I asked my doctor if I was going to die. He told me if I stopped bleeding that I wouldn’t. What kind of a person says that to somebody? He took me into the operating room and a bunch of doctors and nurses stared at me. I felt people doing things to my body, but I am not exactly sure what was happening. I just know that I was alone and didn’t know where my baby was. Eventually, the bleeding stopped, but nobody would allow me to see my baby that night.
I spent that night in a hospital bed with my husband asleep on the couch next to me. I got two blood transfusions from a nurse with a cold. She didn’t heat up the blood before she gave me the transfusions, so my whole body shivered a lot that night. I didn’t sleep. The nurse gave me some medication, why I don’t know, but she told me it might make me lose control of my bowels. I stayed up all night determine to not let that happen. I felt I had already lost every ounce of dignity I had that day, and I wasn’t about to spend the night in my own waste.
That morning I couldn’t leave the room or see my baby until I proved that I could eat. The nurse brought me lime gelatin. Who the hell wants to eat lime gelatin that does not in some way contain some alcohol? I managed to keep it down. As they wheeled me down the hall, I saw my baby. I know this sounds silly, but when he looked at me, he knew who I was. He recognized me. I felt an instant calm. I felt at home and a little bit of peace.
I stayed in the hospital for five days. I remember looking in the mirror after I was able to walk for the first time and not recognizing myself. My skin looked like it belonged to a cadaver. My knees were the size of basketballs; thick and squishy with edema. Looking back, I guess it was the price I paid for being a stupid, pregnant girl.
When I explained this story to my doctor 18 months ago, he looked at me and said that what happened was not my fault. He told me that my doctor should have known to do an ultrasound to determine the positioning of the baby prior to inducing me. He told me that I should have been provided with options for my preeclampsia due to the circumstances in which my blood pressure was taken. He told me tons of reasons as to why the shit storm that was my first birth was not my fault, but in hindsight, he was only half right.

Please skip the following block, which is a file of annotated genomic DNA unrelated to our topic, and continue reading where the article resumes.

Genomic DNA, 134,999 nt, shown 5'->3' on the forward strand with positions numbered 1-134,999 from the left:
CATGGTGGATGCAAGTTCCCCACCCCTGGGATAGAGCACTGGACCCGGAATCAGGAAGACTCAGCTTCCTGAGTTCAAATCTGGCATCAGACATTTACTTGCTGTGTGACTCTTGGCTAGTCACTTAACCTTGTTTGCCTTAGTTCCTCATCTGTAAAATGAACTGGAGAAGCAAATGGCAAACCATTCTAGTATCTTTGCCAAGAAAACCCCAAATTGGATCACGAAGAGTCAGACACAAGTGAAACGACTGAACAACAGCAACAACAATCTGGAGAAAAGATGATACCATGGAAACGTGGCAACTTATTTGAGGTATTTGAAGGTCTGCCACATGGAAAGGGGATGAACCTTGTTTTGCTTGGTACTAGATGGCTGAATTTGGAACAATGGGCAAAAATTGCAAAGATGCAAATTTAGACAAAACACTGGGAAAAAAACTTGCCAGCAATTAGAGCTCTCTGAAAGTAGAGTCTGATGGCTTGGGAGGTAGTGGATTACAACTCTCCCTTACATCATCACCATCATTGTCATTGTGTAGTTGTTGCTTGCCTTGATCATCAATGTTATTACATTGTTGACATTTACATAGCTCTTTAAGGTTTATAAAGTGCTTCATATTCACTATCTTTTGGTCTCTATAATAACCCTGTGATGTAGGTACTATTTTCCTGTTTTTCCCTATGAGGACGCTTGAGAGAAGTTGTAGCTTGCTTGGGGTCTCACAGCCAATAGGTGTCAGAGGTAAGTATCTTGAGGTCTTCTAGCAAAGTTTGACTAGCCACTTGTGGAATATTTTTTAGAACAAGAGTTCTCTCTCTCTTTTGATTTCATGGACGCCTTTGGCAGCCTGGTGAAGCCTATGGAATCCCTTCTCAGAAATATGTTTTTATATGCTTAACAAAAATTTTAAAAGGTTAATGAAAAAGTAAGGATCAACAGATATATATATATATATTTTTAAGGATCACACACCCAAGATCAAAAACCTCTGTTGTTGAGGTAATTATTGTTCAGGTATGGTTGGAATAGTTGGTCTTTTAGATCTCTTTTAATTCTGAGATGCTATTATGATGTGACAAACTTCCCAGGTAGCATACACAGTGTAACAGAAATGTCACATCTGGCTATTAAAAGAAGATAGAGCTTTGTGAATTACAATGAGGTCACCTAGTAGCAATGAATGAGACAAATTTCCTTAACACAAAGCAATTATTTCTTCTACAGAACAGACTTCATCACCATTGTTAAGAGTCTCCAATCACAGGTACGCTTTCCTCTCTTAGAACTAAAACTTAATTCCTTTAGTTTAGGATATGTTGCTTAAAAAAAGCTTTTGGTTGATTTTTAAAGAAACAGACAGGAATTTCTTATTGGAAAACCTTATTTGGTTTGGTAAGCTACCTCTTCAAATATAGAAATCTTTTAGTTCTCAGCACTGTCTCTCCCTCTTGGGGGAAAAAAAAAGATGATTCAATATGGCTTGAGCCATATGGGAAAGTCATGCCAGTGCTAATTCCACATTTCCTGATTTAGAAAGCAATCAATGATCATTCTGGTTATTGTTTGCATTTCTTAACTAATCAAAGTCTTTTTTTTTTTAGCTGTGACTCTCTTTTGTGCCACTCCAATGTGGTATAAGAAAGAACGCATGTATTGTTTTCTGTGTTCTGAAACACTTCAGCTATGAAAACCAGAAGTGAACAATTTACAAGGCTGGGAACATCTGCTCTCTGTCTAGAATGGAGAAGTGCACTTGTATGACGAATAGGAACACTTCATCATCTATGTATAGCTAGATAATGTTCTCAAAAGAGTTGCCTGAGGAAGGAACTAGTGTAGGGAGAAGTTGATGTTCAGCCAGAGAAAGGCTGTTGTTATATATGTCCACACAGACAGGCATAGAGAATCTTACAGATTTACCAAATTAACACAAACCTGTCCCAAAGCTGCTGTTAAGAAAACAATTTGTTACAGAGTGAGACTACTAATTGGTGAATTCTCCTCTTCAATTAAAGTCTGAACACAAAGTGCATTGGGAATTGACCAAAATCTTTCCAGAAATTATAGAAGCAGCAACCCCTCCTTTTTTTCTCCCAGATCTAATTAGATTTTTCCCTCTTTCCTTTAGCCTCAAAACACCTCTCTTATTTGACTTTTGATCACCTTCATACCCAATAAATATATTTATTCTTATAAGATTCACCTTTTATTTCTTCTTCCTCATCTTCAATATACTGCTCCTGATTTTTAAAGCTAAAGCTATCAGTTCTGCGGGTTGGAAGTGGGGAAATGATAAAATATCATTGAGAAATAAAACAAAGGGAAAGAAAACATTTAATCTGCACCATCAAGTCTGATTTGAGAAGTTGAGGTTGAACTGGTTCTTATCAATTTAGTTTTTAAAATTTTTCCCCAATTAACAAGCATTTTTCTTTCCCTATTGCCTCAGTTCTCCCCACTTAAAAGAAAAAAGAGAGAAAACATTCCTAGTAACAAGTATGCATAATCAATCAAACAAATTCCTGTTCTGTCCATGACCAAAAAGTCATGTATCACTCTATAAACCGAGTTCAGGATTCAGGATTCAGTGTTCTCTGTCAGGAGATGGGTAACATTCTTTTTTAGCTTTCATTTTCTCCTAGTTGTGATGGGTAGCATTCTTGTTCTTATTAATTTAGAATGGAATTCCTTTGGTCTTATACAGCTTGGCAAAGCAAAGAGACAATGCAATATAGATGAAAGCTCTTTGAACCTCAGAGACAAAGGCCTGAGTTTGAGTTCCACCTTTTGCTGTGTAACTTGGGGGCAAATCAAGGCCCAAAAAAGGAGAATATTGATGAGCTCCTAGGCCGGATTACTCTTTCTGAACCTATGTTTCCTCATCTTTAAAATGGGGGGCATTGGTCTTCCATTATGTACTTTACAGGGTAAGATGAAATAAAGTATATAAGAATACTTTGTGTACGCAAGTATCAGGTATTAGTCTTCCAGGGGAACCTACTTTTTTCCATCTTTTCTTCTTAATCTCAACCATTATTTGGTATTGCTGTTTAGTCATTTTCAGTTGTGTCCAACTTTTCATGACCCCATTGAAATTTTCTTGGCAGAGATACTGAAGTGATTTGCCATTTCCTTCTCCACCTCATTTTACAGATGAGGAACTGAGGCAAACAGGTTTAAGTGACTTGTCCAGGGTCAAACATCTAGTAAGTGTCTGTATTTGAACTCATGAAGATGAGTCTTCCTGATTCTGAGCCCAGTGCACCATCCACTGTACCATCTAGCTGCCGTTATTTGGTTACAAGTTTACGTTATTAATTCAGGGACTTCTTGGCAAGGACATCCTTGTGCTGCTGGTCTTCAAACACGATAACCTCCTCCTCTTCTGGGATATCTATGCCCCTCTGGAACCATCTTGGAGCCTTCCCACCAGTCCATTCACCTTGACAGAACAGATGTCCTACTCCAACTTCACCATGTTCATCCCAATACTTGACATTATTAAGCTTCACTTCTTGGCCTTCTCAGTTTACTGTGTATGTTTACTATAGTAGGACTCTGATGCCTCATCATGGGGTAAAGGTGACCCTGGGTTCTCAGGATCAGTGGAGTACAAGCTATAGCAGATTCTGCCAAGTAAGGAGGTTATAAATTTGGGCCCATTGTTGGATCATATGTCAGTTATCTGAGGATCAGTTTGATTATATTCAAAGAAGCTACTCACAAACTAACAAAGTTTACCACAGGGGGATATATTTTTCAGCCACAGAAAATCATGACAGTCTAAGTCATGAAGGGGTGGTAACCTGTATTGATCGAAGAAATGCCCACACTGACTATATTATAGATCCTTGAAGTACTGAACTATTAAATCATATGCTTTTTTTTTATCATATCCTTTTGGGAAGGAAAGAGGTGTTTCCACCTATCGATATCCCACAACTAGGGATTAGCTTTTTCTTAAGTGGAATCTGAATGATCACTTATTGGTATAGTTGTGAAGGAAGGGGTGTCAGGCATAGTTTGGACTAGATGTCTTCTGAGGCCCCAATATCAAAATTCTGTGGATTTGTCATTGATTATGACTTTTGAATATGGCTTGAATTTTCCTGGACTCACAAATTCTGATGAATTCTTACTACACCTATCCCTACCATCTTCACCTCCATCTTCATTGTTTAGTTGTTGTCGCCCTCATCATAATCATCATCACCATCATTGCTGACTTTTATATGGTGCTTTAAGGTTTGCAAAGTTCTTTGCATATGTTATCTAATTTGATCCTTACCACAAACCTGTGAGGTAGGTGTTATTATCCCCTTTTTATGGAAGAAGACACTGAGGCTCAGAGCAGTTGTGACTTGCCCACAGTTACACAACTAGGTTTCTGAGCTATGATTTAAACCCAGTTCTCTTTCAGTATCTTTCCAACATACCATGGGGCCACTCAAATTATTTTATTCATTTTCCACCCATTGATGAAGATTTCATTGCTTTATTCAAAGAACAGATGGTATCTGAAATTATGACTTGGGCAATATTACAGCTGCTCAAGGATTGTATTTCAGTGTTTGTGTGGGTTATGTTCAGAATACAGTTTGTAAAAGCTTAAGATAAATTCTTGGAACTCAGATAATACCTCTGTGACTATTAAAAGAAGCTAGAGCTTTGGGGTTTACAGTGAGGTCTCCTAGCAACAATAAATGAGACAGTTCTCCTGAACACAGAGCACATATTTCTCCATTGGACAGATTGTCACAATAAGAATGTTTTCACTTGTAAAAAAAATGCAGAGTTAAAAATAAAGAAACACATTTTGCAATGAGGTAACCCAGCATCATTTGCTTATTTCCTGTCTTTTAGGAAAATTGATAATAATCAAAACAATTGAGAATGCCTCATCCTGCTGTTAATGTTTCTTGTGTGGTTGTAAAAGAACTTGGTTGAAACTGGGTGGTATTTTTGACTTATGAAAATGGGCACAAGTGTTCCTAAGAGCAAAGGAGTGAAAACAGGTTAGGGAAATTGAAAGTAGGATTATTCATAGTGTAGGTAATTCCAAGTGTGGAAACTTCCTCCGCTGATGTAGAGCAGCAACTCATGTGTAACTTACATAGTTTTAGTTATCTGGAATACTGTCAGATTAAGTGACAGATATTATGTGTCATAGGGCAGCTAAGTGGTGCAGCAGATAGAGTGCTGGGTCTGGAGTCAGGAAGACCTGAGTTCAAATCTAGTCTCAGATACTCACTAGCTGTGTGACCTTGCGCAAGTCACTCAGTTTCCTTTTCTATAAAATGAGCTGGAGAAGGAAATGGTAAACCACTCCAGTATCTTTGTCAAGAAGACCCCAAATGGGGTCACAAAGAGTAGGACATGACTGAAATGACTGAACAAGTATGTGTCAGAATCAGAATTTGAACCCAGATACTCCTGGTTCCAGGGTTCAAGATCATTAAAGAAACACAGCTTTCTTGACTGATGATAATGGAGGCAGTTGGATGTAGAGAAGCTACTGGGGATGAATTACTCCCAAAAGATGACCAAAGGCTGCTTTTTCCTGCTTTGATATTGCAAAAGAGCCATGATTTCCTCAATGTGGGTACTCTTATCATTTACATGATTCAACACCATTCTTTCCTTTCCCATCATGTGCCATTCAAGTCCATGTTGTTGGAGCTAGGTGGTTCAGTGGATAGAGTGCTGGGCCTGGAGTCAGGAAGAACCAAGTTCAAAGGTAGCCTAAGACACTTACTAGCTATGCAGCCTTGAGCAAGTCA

I should have been my own advocate. I should have done my research. It was my body, my baby and my life. Nobody else had as much invested in this as I did. I’m the type of girl who won’t get her hair cut or colored without knowing the amount of time that a stylist has been doing hair. But when it came to finding a person to handle my birth and pregnancy, I simply picked a name out of a phone book. How stupid is that? I let people put things into my body, make decisions about my health and cut into my body without knowing a damn thing about them. Isn’t that some form of insanity?
So 18 months ago, it is no surprise that finding out that I was pregnant, that I had actually done it again, was about as scary to me as finding out that I had an incurable disease. But 18 months ago, I decided to not become a stupid pregnant girl again. I became a very smart pregnant girl. I did my research and was lucky enough to have a pretty smooth VBAC experience. I learned my lesson, but the sad thing is that there are many women who never do. There are literally thousands of girls that walk into their first appointment as sponges just waiting to absorb information, but instead absorb a bunch of superficial shit and end up walking out misinformed and pregnant. Just like I did.
If I could go back in time and talk to that stupid pregnant girl that I once was, I would tell her this: Being pregnant and giving birth is the most important and personal experience of your life. It is defining and can be empowering. Pregnancy is so much greater than all the shallow shit that is used to make it into a commodity for women to buy into. Treat it with the respect it deserves. Research it. Know it. And choose the best path for you, not the path most travelled.